Seizure Disorders

Seizure Disorders

Epileptic women contemplating pregnancy who have not had a seizure for 5 years should consider a prepregnancy trial of withdrawal from treatment. Those with recurrent epilepsy should use a single drug with blood level monitoring. Trimethadione and valproate are contraindicated during pregnancy; phenytoin and carbamazepine may be teratogenic in the first trimester and should not be used unless absolutely necessary. There is limited information available on the safety of newer antiepilepsy drugs (eg, lamotrigine), and they should generally be avoided.

Phenobarbital is considered the drug of choice. Serum levels should be measured in each trimester and dosage adjustments made to keep serum levels in the low normal therapeutic range. Pregnant women taking phenobarbital and phenytoin should receive vitamin supplements, including folic acid and vitamin D, throughout pregnancy. Vitamin K, 10-20 mg/d, is administered during the last month to help prevent bleeding problems in the newborn, who is at risk of bleeding tendencies due to decreased levels of clotting factors. Such infants should receive an injection of vitamin K1, 1 mg subcutaneously immediately after delivery, and should have clotting studies 2-4 hours later. Breast feeding is not contraindicated for infants of mothers taking antiseizure medications.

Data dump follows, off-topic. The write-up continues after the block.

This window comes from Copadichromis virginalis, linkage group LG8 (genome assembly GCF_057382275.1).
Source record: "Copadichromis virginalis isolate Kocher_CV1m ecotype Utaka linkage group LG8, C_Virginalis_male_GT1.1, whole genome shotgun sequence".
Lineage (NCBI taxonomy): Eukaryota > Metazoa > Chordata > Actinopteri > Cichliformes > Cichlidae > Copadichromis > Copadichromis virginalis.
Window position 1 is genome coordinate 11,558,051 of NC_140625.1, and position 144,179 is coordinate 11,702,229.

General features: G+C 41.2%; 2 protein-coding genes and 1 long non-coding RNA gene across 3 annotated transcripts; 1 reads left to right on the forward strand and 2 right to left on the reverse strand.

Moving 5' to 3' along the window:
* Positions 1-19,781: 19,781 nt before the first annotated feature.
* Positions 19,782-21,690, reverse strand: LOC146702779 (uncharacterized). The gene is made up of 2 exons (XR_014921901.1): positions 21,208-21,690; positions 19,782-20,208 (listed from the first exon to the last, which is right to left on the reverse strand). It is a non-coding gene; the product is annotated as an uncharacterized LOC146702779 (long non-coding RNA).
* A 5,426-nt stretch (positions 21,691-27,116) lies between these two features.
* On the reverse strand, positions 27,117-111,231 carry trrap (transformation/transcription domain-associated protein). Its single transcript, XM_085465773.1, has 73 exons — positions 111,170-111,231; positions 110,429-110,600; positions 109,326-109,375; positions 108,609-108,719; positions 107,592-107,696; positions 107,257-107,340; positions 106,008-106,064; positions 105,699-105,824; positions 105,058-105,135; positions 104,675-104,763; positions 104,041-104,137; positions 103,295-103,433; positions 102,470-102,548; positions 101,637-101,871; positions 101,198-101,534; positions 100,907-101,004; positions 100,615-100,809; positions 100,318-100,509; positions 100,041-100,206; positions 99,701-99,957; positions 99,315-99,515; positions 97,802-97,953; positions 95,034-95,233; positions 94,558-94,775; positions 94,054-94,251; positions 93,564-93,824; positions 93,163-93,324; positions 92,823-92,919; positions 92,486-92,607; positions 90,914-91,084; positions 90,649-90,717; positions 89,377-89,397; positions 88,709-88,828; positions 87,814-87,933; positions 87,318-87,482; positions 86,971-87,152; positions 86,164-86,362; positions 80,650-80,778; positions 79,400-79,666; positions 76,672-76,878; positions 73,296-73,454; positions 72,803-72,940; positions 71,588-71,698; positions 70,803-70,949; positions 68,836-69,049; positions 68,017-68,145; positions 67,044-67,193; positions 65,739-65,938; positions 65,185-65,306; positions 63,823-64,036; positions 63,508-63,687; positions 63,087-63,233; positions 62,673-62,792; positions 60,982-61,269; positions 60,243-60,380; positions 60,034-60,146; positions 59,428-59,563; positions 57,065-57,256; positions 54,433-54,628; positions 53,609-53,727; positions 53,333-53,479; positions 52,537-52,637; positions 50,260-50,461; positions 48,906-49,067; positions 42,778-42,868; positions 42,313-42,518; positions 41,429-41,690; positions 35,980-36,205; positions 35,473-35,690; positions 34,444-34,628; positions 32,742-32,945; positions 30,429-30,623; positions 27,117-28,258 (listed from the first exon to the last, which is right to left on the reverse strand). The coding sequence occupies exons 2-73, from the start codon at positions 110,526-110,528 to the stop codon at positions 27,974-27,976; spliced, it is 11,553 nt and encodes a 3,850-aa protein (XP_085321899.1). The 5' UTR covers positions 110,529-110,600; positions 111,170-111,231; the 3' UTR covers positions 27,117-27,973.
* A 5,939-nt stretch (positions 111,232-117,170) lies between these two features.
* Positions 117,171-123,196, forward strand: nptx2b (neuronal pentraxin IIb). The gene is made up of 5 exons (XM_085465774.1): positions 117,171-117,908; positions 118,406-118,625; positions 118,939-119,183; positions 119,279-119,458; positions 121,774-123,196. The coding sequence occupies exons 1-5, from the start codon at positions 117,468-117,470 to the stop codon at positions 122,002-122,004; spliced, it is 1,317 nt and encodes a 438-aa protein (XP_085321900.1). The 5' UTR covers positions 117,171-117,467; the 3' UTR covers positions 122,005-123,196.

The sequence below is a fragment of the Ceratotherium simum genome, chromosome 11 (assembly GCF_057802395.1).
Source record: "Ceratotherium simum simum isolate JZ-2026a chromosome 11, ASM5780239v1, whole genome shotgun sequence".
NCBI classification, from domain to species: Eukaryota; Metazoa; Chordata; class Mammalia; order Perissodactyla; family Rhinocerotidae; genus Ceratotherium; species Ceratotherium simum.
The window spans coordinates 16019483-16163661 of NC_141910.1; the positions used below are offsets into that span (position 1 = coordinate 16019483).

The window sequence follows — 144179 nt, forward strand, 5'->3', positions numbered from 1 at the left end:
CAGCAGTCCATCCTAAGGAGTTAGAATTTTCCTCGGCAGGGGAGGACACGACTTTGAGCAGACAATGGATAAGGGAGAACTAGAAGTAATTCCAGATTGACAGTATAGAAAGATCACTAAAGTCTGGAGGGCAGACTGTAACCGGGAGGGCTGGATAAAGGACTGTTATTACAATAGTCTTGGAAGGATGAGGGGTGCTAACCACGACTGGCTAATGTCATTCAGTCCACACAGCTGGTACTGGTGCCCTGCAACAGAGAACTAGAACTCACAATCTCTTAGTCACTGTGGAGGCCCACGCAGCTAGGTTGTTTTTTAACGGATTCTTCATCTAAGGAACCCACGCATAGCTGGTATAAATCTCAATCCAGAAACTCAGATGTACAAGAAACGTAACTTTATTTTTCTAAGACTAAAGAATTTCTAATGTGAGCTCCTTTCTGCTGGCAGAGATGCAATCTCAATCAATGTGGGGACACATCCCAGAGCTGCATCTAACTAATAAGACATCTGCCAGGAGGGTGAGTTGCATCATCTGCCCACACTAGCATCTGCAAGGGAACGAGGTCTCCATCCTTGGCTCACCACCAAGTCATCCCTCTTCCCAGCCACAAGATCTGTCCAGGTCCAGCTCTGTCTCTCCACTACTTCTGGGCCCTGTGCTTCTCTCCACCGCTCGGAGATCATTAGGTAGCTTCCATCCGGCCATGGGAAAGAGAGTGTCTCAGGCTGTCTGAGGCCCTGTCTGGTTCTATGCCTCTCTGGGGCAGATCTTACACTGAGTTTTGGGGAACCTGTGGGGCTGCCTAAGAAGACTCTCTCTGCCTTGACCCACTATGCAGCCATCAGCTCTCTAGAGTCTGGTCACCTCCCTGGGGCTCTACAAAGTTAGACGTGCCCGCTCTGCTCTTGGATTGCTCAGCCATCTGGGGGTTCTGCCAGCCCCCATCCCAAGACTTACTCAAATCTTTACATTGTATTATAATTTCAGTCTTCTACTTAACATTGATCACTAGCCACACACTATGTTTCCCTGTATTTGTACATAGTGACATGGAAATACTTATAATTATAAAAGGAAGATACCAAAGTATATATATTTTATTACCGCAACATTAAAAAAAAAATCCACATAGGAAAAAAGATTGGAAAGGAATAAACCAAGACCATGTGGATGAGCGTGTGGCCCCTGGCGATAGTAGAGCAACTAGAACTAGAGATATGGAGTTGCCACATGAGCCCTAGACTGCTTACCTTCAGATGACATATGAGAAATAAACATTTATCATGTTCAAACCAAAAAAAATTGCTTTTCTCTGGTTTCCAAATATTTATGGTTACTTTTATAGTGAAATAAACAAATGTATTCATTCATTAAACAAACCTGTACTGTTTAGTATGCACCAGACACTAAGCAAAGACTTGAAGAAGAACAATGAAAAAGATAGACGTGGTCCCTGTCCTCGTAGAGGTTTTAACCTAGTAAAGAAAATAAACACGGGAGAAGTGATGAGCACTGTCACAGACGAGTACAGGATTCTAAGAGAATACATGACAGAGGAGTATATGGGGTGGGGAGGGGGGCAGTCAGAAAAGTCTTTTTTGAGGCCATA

Provided by ArmMed Media
Revision date: July 3, 2011
Last revised: by David A. Scott, M.D.